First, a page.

Ernest Hemingway's near death experience
Type of Spiritual Experience
As a speculative thought I wonder if a bit of schrapnel lodged in his head?
A description of the experience
Front Neurol Neurosci. 2010;27:174-206. doi: 10.1159/000311201. Epub 2010 Apr 6. 'A man can be destroyed but not defeated': Ernest Hemingway's near-death experience and declining health.
Dieguez S. Laboratory of Cognitive Neuroscience, Ecole Polytechnique Fédérale de Lausanne, Lausanne, Switzerland. sebastian.dieguez@epfl .ch
Ernest Hemingway is one of the most popular and widely acclaimed American writers of the 20th century. His works and life epitomize the image of the hyper-masculine hero, facing the cruelties of life with 'grace under pressure'.
Most of his writings have a quasi-autobiographical quality, which allowed many commentators to draw comparisons between his personality and his art.
Here, we examine the psychological and physical burdens that hindered Hemingway's life and contributed to his suicide. We first take a look at his early years, and review his psychopathology as an adult.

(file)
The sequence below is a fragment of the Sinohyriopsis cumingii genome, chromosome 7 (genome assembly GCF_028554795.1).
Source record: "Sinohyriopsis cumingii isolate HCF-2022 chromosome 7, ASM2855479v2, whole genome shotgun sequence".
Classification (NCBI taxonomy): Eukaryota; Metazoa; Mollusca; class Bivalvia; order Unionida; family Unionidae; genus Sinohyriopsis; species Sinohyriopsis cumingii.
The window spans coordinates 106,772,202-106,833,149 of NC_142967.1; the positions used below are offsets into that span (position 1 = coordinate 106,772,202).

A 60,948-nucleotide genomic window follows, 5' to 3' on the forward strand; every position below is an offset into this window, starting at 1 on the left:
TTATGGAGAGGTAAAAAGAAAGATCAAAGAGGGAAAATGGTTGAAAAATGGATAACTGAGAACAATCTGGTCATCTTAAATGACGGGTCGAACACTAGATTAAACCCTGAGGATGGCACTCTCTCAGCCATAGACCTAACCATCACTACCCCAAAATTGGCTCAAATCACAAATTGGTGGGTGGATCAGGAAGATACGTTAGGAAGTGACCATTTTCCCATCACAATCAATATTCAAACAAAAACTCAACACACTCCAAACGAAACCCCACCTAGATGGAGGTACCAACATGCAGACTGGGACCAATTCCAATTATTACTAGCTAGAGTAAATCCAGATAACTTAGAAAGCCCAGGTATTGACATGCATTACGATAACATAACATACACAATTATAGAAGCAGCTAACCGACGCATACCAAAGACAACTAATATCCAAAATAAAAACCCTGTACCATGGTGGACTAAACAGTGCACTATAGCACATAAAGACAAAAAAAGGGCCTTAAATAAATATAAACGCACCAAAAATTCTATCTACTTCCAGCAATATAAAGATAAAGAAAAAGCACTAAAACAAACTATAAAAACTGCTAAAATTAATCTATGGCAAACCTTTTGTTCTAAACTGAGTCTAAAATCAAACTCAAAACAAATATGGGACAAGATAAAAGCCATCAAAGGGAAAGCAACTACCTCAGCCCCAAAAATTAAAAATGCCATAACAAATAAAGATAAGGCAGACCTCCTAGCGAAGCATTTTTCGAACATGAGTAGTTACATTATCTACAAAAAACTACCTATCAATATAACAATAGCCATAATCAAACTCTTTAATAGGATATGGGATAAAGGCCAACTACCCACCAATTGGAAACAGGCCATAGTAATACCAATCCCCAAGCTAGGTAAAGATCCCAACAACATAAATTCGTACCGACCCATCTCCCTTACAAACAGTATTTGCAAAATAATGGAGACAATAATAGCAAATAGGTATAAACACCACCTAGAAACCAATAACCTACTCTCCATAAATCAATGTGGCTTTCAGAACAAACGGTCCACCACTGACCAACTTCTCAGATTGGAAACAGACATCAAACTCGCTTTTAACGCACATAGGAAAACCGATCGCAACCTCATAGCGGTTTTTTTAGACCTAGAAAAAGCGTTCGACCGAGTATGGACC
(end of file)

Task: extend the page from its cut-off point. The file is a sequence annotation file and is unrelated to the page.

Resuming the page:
A number of authors have postulated specific diagnoses to explain Hemingway's behavior: borderline personality disorder, bipolar disorder, major depression, multiple head trauma, and alcoholism. The presence of hemochromatosis, an inherited metabolic disorder, has also been suggested.
We describe the circumstances of his suicide at 61 as the outcome of accumulated physical deterioration, emotional distress and cognitive decline.
Special attention is paid to the war wound he suffered in 1918, which seemed to involve a peculiar altered state of consciousness sometimes called 'near-death experience'. The out-of-body experience, paradoxical analgesia and conviction that dying is 'the easiest thing' seemed to influence his future work.
The constant presence of danger, death, and violence in his works, as well as the emphasis on the typical Hemingway 'code hero', can all be traced to particular psychological and neurological disorders, as well as his early brush with death.
Copyright (c) 2010 S. Karger AG, Basel.